LONDON (Reuters) - Common standards and clear labeling should be agreed for so-called green aluminum so industrial users can identify low-carbon material amid competing claims by producers, consultancy the Carbon Trust said on Monday.
Purchasers of aluminum such as the auto and packaging industries are increasingly seeking to lower their own carbon footprints and buy material produced with low carbon dioxide emissions.
Varying standards and lack of common measurements create difficulties, said Hugh Jones, managing director of UK-based non-profit Carbon Trust, which has proposed a new labeling system.
The Carbon Trust has proposed a set-up which labels aluminum as low-carbon if it is responsible for emitting 4 tonnes or less of CO2 per tonne of metal produced, he said.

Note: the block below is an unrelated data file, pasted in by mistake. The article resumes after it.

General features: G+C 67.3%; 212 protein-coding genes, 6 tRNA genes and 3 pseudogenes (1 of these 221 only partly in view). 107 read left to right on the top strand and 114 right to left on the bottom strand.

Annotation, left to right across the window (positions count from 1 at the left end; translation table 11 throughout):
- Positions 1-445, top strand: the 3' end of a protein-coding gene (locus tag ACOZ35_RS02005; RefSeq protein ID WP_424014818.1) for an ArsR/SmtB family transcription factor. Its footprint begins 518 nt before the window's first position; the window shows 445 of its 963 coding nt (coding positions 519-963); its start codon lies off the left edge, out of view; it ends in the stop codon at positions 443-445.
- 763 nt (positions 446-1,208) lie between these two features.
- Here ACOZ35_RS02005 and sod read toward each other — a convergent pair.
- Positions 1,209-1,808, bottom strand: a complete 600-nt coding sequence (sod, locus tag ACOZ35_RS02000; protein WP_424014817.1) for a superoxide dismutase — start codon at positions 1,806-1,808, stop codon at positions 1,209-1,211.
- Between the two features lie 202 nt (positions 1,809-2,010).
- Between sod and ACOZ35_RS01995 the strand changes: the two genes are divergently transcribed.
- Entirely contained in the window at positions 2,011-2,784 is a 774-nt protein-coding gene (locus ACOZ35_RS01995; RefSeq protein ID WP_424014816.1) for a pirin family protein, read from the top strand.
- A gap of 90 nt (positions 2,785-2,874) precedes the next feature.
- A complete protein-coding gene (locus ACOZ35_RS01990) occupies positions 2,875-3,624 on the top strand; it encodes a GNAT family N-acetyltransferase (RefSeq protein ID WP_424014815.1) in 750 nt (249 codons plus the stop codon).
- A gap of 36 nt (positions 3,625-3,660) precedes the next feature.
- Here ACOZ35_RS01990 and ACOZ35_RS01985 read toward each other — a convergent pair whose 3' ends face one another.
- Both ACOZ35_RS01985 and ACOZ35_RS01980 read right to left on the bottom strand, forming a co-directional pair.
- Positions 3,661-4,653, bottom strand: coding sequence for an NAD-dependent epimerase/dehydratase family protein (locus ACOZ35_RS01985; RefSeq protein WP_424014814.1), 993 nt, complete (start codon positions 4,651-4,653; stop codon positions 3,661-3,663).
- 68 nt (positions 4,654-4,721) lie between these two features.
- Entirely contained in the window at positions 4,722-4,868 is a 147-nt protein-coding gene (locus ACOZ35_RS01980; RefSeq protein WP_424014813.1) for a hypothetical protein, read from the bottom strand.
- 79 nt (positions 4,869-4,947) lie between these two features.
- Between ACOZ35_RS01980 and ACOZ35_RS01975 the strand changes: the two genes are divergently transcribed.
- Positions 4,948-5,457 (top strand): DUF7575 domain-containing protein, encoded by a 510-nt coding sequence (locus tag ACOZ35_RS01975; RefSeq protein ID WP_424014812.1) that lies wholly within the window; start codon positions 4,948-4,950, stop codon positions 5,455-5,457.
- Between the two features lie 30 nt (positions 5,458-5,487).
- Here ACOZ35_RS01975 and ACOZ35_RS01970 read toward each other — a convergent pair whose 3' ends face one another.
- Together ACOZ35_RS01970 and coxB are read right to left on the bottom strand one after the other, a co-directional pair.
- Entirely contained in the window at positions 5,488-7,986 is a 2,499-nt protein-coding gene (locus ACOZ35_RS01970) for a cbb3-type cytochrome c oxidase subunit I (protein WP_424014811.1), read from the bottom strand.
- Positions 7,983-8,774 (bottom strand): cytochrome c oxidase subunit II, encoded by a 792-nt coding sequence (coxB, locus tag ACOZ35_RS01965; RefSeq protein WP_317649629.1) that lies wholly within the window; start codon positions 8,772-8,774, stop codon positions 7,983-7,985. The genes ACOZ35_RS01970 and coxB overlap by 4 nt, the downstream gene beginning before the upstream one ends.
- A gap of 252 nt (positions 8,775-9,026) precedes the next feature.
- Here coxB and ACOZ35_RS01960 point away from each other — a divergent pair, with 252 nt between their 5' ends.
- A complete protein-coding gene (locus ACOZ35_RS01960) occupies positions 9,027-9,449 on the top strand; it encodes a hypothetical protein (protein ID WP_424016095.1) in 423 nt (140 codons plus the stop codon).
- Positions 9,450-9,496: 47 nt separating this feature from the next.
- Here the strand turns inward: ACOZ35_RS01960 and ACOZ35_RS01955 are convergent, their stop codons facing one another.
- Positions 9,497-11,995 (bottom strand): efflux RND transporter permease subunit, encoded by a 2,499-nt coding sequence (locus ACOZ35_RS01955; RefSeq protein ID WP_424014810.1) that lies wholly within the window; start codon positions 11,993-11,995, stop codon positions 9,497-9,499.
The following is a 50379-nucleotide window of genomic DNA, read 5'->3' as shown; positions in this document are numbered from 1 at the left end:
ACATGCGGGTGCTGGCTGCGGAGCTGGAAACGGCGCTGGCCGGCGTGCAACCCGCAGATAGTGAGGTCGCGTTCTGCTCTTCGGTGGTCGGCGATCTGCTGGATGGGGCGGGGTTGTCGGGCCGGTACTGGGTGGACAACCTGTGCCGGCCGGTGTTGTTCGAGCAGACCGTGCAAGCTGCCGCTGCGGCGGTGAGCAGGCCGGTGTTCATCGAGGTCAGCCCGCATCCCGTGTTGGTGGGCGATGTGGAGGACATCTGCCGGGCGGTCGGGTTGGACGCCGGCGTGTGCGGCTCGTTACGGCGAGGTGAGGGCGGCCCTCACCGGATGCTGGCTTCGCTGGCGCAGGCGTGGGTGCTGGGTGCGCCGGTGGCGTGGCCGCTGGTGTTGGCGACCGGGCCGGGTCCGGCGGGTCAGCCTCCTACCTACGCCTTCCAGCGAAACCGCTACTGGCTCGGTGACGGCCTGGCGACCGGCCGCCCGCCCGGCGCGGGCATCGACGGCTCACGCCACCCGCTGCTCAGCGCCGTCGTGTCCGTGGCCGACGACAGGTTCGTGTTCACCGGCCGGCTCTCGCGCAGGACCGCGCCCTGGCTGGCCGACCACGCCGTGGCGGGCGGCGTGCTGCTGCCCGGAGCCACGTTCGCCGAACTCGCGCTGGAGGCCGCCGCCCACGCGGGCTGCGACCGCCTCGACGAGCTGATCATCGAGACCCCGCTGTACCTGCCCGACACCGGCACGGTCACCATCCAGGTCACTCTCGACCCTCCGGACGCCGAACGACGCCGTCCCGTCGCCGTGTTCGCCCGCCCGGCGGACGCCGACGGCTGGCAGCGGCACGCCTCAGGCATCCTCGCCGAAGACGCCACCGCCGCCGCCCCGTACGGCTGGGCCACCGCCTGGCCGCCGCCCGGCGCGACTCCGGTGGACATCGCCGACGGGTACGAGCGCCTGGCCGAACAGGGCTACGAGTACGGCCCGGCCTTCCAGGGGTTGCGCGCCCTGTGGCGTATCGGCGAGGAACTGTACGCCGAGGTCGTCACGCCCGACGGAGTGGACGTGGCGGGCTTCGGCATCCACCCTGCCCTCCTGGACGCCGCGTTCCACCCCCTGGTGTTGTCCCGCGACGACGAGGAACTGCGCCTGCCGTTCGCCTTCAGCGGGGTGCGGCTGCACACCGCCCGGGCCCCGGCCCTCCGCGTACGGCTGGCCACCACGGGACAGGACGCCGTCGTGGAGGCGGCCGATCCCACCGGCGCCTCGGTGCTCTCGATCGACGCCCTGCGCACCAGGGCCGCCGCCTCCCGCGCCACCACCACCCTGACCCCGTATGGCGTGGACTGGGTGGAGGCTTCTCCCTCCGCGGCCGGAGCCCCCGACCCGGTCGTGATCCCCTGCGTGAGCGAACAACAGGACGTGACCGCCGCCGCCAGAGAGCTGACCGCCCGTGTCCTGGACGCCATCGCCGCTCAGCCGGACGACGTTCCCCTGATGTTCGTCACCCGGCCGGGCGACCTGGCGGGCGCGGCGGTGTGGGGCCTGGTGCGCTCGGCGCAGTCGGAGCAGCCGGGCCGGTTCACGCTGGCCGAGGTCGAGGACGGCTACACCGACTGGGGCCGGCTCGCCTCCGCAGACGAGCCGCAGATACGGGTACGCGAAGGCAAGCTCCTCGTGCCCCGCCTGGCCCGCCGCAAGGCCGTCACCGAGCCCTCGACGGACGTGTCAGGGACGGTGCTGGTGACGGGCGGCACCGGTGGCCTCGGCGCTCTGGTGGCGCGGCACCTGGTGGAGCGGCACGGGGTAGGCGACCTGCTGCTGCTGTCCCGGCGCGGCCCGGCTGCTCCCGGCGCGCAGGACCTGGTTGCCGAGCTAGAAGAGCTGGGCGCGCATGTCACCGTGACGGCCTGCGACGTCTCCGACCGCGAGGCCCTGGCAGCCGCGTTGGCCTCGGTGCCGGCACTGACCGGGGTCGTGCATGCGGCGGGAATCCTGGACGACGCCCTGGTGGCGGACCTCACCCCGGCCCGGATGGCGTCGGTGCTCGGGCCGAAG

Aluminium produced using hydro power typically produce around two tonnes of CO2 emissions while smelters dependent on coal-fired electricity can produce up to 18 tonnes.
“The primary intention of this label is to see whether we can demonstrate there is a clear and strong demand signal for low-carbon aluminum,” Jones told an online seminar organised by commodity consultancy CRU.
The system would initially use methodology put together by the International Aluminium Institute (IAI), but could later be expanded, Jones added.
About 60% of aluminum - widely used in transport, packaging and construction - is produced used coal-fired power, the bulk of it in top producer China. Last year, 63.7 million tonnes of primary aluminum were produced, according to the IAI.
The London Metal Exchange said on Friday it was looking into providing a trading platform that consumers can use to source low-carbon aluminum.
Reporting by Eric Onstad and Pratima Desai; editing by David Evans